Davening—It’s a Trip!
To daven in the morning is to take a trip with a variety of sites along the way. Why experience it this way? I’ve found, after decades of wanting to focus on what I was saying, that this is a way to see the collection of pesukim in each paragraph as a coherent group with a distinct theme. We don’t want to be ingrates (consider how you feel when you present a gift and the recipient doesn’t thank you – Hashem has given us life and sustenance); we want to be aware and express our appreciation. We want the past to always be present, to never forget going out of Egypt and our survival through the centuries. We want Eretz Yisrael and Yerushalayim to be at the forefront of our minds.
How do we dare to speak to Hashem? A verse from Tehillim (78:38) which we say at least three times in the morning and again at night as the prelude to Ma’ariv is the visa for this trip. We feel unworthy but “Ve-Hu rachum yekhaper avon” grants us entry. If we would be relying on our merits, we couldn’t get started. Hashem allows us to get past our mistakes; His lovingkindness, chessed, is the fuel for our trip; we refer to it many times in davening and in Birkhat Ha-Mazon.
We begin at Modeh Ani, then state who we are, articulate our place in the generations – our hope that our offspring will learn Torah, and note our responsibilities in Birkhot Ha–Torah. Men “dress for the trip” with tefillin and say moving pesukim, the statement of betrothal from Hoshea, to get underway. We appreciate our abilities and the gifts we’ve received in Birkhot Ha-Shachar. Even if we’ve been through dispiriting times, we realize that we can continue on this journey as we say Mizmor Shir Chanukat Ha-Bayit le-David.
We state the purpose of our trip at Barukh she-amar: we will try to describe the Creator and Maintainer of the world.
We present our visa when we say Ve-Hu rachum ye-khaper avon ve-lo yashchit ve-hirbah le-hashiv apo ve-lo ya’ir kol chamato in the middle of Hodu la-Hashem and at the end of Yehi khevod. Thanks to God’s forgiveness, we can proceed.
A panorama of our relationship with Hashem unfolds in Ashrei. We see our place in the generations that came before and that will follow ours. Now we are ready for a tour of creation from the heavens to the deep sea – always with a place within it for Israel, the Jewish people, and Jerusalem – in the five Hallelu-kah psalms. Prepare for a survey of Jewish history from the choosing of Avram, who was renamed Avraham, to our sudden descent into slavery, and up to the Exodus. We join our ancestors in saying Az yashir.
Compare the ending in Shemot 15:18–19 with what is added in the siddur in order to make a point: repeating Hashem yimlokh le-olam va-ed in Hebrew and Aramaic and adding phrases from Tehillim, Ovadiah, and Zechariah reinforces the ultimate recognition of God’s kingship over the world.
Join the angels’ recitation of Kadosh, kadosh, kadosh…
Now we’re ready for the ascent to Kri’at Shema and the Amidah.
In Shema we affirm our acceptance of ol malchut shamayim, mitzvot, and the constant remembering of our exodus from Egypt.
The final words we say are again from the Shirah al ha-yam, the foundational event of our people, and from Yeshayahu on God as our redeemer, before entering into the Amidah.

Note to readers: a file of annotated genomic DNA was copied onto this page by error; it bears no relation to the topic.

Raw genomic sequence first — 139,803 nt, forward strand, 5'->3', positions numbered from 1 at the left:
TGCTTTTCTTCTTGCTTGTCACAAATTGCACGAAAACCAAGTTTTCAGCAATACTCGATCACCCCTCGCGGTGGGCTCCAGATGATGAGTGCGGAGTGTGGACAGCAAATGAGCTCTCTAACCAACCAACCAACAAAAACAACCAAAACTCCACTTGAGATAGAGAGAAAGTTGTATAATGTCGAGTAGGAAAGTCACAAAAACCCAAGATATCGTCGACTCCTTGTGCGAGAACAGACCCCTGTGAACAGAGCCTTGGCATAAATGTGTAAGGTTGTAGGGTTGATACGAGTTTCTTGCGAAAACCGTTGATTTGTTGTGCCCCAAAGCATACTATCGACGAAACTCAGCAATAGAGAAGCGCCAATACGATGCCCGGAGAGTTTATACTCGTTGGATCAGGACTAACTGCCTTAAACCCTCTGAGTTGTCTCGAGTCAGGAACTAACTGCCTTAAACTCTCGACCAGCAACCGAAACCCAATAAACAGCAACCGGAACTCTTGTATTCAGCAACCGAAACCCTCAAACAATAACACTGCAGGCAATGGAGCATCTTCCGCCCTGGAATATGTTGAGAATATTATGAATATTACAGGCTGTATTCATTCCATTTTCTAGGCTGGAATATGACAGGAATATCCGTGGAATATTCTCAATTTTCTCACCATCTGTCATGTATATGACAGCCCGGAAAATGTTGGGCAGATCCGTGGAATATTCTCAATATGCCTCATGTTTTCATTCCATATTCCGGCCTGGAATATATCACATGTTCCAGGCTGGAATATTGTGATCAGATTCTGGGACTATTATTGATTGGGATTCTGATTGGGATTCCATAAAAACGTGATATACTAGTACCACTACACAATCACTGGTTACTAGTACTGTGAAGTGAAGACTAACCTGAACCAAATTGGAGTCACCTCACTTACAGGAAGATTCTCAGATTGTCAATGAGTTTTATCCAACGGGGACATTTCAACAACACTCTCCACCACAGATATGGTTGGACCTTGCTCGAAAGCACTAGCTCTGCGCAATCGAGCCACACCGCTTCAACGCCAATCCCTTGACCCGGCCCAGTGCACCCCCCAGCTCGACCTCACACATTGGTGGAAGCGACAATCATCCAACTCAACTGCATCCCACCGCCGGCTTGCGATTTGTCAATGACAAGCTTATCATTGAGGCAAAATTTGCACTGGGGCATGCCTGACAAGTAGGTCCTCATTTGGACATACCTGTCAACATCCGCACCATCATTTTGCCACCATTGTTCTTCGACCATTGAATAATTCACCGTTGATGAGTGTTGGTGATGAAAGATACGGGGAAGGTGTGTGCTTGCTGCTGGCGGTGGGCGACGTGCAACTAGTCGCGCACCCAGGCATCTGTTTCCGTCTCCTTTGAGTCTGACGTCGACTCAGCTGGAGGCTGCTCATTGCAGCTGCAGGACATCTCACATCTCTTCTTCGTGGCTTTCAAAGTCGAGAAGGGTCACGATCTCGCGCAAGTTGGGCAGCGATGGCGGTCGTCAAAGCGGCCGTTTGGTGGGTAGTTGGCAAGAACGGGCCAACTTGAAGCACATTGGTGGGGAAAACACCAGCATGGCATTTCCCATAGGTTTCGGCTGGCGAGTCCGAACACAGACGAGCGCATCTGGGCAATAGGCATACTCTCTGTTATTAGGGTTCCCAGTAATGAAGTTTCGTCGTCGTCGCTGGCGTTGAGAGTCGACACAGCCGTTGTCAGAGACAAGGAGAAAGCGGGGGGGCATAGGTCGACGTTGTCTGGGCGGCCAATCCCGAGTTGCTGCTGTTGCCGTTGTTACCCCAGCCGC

Each of these 19 blessings has its place in a progression: beginning with our Avot, through the gift of life in this world and the world to come, through our requests, to our hope that we may serve Hashem in the Beit HaMikdash, and our recognition that life with all its blessings is God’s gift. We end with the hope that our interaction with others will be positive in the closing paragraph, Elokai netzor.
I’m looking at highlights, not at every part of the tefillah, but seeing the central theme in each collection of verses works throughout. Instead of rushing, we look for the coherence in the gathered pesukim. To glance at four more sites:
Ashrei, once again.
Uva le-Tzion, where we present our visa of Ve-Hu rachum yekhaper avon a third time (a fourth time if we have said Tachanun) before heading back into daily life while hoping we can merit the World to Come. These verses are all about hope for the future as we’re approaching the end of our part in the conversation.
Aleinu and Al kein nekaveh carry the hope further: we recognize the kingship of God; may all people come to that recognition.
One more stop before we close this part of our journey: the Song of the Day, Shir shel Yom, recalling the Beit HaMikdash and anticipating when these Psalms will be sung there again. Each tehillah ends with hope for the future. On Wednesday, when a major part of Psalm 94 is about contending with evildoers, we add the first three verses of Psalm 95, Lekhu neranena, to end on a high note. Now we can start our day.
Does this seem simplistic? It’s not. If you look for the theme in each paragraph of davening, you won’t race through the verses. You will find your place within Jewish history and destiny and affirm your part in the covenant with Hashem. Rav Yosef Dov Soloveitchik zt”l wrote that “the foundation of prayer is … the belief that through it we approach God intimately and the miraculous community embracing finite man and his Creator is born.”
We need to think about the closeness of God and the Jewish people and His closeness to each of us. We have three opportunities every day to express our appreciation.
Dr. Rivkah T. Blau has taught Jewish Studies and humanities in high school and college, and has served as principal of two yeshiva high schools. She is the author of Learn Torah, Love Torah, Live Torah, a biography of Rav Mordechai Pinchas Teitz, trans. into Hebrew, ושמחת בחייך.
 Joseph B. Soloveitchik, Worship of the Heart: Essays on Jewish Prayer, ed. by Shalom Carmy (Hoboken, N.J.: Ktav Publishing House, 2003), p. 35.
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